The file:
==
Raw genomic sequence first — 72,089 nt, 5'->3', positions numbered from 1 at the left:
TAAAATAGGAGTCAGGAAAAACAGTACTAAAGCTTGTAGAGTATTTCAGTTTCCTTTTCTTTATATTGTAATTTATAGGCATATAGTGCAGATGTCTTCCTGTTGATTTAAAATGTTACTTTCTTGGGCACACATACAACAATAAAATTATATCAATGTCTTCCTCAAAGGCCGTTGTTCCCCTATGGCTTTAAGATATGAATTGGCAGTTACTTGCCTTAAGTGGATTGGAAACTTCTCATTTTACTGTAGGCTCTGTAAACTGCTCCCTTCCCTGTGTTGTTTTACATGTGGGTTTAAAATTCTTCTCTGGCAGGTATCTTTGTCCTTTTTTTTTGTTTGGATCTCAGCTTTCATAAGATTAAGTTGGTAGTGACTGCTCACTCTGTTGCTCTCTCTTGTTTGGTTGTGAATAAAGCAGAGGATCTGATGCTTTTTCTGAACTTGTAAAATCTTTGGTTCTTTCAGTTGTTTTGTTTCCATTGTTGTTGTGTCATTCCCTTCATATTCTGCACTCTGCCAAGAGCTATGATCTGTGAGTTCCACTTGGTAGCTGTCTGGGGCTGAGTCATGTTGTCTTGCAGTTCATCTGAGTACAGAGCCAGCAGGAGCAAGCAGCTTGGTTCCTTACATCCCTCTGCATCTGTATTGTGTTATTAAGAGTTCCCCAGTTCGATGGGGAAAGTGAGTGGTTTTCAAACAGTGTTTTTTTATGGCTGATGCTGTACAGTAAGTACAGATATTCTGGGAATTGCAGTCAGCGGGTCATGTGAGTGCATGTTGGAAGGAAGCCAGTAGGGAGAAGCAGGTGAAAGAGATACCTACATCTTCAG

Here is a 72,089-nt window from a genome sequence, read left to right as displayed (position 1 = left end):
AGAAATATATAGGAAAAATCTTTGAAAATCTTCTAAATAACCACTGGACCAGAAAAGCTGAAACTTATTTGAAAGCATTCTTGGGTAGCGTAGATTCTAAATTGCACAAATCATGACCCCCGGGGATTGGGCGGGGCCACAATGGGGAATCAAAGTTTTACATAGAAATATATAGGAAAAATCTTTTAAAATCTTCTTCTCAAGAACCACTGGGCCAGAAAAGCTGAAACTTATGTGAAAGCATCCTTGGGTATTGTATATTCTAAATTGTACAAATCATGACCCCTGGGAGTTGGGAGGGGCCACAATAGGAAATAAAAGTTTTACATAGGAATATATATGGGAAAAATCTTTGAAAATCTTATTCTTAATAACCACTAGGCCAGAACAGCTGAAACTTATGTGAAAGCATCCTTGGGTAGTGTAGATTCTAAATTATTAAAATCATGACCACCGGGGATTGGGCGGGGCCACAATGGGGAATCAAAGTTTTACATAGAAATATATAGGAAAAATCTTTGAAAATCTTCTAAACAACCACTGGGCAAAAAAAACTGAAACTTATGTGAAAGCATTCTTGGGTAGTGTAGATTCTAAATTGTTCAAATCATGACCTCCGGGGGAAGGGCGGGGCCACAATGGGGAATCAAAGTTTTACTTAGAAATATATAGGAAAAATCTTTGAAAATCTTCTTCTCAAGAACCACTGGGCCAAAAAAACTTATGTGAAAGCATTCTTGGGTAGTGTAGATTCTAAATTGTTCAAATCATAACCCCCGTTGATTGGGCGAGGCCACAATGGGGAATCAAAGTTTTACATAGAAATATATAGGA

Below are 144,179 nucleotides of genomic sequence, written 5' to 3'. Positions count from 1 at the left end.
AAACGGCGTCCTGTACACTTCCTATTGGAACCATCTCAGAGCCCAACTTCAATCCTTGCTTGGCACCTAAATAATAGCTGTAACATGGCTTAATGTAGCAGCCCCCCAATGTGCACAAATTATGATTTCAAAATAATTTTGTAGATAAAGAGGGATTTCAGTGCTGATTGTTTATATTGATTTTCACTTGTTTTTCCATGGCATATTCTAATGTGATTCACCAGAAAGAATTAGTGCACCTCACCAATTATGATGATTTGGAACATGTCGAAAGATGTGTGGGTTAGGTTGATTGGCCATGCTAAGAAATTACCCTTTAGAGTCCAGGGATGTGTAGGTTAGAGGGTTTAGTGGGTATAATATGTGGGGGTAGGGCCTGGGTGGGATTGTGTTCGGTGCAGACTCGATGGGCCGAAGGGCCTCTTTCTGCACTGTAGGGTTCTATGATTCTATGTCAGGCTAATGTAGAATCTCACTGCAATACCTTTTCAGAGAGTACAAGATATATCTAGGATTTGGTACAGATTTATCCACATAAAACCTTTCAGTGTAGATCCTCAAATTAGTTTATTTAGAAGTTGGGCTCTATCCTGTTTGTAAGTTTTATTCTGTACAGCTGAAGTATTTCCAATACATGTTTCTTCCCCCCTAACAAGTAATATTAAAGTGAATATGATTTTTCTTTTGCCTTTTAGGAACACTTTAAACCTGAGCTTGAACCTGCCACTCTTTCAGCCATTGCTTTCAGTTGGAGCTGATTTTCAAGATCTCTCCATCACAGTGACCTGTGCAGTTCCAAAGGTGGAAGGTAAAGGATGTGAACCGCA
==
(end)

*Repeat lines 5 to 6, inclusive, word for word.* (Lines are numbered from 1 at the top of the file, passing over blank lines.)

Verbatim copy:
Below are 144,179 nucleotides of genomic sequence, written 5' to 3'. Positions count from 1 at the left end.
AAACGGCGTCCTGTACACTTCCTATTGGAACCATCTCAGAGCCCAACTTCAATCCTTGCTTGGCACCTAAATAATAGCTGTAACATGGCTTAATGTAGCAGCCCCCCAATGTGCACAAATTATGATTTCAAAATAATTTTGTAGATAAAGAGGGATTTCAGTGCTGATTGTTTATATTGATTTTCACTTGTTTTTCCATGGCATATTCTAATGTGATTCACCAGAAAGAATTAGTGCACCTCACCAATTATGATGATTTGGAACATGTCGAAAGATGTGTGGGTTAGGTTGATTGGCCATGCTAAGAAATTACCCTTTAGAGTCCAGGGATGTGTAGGTTAGAGGGTTTAGTGGGTATAATATGTGGGGGTAGGGCCTGGGTGGGATTGTGTTCGGTGCAGACTCGATGGGCCGAAGGGCCTCTTTCTGCACTGTAGGGTTCTATGATTCTATGTCAGGCTAATGTAGAATCTCACTGCAATACCTTTTCAGAGAGTACAAGATATATCTAGGATTTGGTACAGATTTATCCACATAAAACCTTTCAGTGTAGATCCTCAAATTAGTTTATTTAGAAGTTGGGCTCTATCCTGTTTGTAAGTTTTATTCTGTACAGCTGAAGTATTTCCAATACATGTTTCTTCCCCCCTAACAAGTAATATTAAAGTGAATATGATTTTTCTTTTGCCTTTTAGGAACACTTTAAACCTGAGCTTGAACCTGCCACTCTTTCAGCCATTGCTTTCAGTTGGAGCTGATTTTCAAGATCTCTCCATCACAGTGACCTGTGCAGTTCCAAAGGTGGAAGGTAAAGGATGTGAACCGCA